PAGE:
- “I won’t be able to go shopping with you today. I am feeling under the weather today.”
- “I’m sorry I missed class yesterday. I was feeling under the weather.”
9. Under the Knife
This idiom can sound incredibly scary and in some cases, it can be. To use the phrase “go under the knife” means that you or the person you are referring to is going to have some type of surgery. Because this can be a serious situation, the word knife is used to amplify the implied seriousness.
- “I am nervous because the doctor said that I will have to go under the knife next week.”
- “John is doing much better after having to go under the knife in an emergency.”
10. Alive and Kicking
This idiom is a lot of fun because it can be used to describe so many things and not just a person. It can describe a person, an object, or an animal! To use this phrase is to describe something as being functional or working that may have not been in the recent past.
- “My father’s old car is still alive and kicking since he made those repairs.”
- “My grandmother is doing well. She’s still alive and kicking!”
11. To Have a Spring in your Step
When you think about a spring, you may think of jumping or some sort of energetic movement. To think of someone with a spring in their step describes a person who is feeling well, great, excited, or happy. When we feel our best it seems as though we have a bounce or spring in our step and the world is right, doesn’t it?
- “You seem happy today! There is a spring in your step!”
- “I feel great today! There is a spring in my step and a song in my heart!”
12. To Turn your/my Stomach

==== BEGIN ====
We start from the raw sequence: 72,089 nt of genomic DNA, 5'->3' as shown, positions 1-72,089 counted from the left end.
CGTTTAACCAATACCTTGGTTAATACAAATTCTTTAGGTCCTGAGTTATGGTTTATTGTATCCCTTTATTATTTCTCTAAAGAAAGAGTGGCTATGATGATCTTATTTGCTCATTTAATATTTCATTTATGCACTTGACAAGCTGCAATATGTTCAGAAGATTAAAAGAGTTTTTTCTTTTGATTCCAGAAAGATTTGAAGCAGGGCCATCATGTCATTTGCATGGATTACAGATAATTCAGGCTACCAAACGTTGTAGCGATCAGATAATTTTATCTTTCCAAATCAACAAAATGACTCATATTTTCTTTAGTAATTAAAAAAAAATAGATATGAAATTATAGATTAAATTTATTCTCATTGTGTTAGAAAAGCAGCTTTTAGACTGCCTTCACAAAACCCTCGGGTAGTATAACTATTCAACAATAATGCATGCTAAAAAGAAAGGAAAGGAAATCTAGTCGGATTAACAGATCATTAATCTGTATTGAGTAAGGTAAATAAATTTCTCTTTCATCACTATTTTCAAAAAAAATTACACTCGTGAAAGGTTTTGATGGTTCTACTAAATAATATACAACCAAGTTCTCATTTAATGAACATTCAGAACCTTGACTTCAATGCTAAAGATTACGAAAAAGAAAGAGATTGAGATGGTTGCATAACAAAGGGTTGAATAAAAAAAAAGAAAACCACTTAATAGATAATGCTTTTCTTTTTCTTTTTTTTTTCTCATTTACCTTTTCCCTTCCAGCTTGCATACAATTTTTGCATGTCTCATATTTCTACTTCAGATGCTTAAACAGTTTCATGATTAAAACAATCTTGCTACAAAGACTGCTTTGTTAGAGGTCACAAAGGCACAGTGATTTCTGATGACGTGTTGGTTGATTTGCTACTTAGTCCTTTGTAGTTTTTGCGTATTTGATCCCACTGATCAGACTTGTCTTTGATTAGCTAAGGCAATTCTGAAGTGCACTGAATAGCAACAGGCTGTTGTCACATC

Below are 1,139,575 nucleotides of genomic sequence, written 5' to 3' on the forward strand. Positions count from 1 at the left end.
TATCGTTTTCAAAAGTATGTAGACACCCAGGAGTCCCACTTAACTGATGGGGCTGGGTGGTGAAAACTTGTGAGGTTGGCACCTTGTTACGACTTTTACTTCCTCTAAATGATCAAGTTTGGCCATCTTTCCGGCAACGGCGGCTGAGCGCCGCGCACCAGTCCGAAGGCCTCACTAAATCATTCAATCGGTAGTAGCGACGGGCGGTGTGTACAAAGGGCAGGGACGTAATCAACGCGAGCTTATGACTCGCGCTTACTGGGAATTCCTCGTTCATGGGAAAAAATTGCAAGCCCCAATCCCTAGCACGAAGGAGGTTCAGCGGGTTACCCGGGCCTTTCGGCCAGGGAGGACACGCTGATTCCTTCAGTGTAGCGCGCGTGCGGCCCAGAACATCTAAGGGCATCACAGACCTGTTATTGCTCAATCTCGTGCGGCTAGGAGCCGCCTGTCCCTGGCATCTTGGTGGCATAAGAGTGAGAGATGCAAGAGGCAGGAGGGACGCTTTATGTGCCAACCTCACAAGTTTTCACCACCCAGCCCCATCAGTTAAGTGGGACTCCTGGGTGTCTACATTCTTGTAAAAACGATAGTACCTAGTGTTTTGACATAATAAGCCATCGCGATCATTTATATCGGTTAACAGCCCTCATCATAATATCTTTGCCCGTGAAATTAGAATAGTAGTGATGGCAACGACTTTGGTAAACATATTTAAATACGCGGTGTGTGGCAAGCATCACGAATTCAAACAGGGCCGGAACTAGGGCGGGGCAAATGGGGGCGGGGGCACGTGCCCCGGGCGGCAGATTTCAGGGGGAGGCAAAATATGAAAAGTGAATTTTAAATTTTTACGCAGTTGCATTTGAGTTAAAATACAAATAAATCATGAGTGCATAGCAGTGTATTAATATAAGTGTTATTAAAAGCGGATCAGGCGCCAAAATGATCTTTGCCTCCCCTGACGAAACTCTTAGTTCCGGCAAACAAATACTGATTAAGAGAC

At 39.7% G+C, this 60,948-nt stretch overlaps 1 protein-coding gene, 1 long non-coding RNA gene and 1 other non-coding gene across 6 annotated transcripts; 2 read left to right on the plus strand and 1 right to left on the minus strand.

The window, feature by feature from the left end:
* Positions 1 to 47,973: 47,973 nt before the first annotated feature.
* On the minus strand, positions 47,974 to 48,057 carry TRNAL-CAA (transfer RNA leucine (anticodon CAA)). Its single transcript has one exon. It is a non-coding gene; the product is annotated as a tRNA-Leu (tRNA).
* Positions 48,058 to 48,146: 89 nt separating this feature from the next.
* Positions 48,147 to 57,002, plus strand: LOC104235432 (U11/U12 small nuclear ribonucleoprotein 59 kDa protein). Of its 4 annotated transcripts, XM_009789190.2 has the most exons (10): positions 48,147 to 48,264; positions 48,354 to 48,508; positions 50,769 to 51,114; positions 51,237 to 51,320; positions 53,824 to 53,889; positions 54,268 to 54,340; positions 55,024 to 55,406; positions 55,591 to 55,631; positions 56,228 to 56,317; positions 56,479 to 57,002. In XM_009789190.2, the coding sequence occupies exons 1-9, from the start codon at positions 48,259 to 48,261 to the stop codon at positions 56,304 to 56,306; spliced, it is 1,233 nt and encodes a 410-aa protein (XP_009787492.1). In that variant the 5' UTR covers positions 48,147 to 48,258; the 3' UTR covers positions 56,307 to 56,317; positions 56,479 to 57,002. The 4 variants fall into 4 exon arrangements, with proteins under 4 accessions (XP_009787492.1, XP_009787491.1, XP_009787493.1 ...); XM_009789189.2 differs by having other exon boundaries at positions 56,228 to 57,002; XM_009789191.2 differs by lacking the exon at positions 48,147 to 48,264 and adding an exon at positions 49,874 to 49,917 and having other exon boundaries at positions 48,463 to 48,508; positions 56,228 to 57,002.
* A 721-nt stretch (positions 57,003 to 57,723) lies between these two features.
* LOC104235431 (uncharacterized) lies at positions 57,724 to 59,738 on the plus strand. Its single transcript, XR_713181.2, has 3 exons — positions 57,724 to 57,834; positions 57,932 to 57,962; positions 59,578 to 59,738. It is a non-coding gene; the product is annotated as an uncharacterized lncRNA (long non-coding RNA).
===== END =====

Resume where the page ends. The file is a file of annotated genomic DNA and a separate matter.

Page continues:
Do you see, hear, or smell something that just makes you feel sick or nauseous? That sudden or immediate feeling is classified as stomach-turning or to have one’s stomach turn as a result of seeing/hearing/smelling something.
- “The smell of that food turns my stomach. I think I may be sick.”
- “This news about my grandmother is turning my stomach. I hope she’ll be okay.”
13. To Be Back on Your Feet
To use this idiom, usually means that the person being referred to was at one point not in good health or perhaps had an injury. To mention that someone is “back on their feet” means that they have successfully recovered and are feeling better.
- “Having a broken foot was tough but I am back on my feet now and feeling much better.”
- “I heard that she was having a hard time while she had the flu but I think she is back on her feet now.”
14. To Have a New Lease on Life
You may hear this idiom being used after someone has been through something very tough or challenging. This means that a person has had a change of mindset or attitude in life. This is a positive way of saying that someone has changed their mindset for the better as it may have previously been.
- “After my battle with cancer, I have a new lease on life and put my health first.”
- “With my new lease on life, I find time to meditate and relax now.”
15. A Bitter Pill to Swallow
This idiom can be used in a more general sense and is highly figurative. A bitter pill to swallow is used when we or someone has come to a difficult conclusion or realization about something. Most often it’s is used to describe the difficulty of accepting something also.
- “Knowing that my health was in such poor condition was a hard pill to swallow.”
- “Being told that I need surgery was a hard pill to swallow. I am very nervous about having the procedure done.”
Have you heard any of these idioms in conversation with someone before? Some of these idioms are straight and to the point however some sound strange if not explained. Now that you have learned fifteen of the top health and wellness idioms in English, you can easily practice using these in everyday conversations.
Let’s see how many idioms you are able to use now that you have learned them.
- What idiom(s) would you use to describe not feeling well?
- How would you describe your physical health?
- Congrats! You are feeling better! How would you tell someone in a conversation that you are now feeling much better?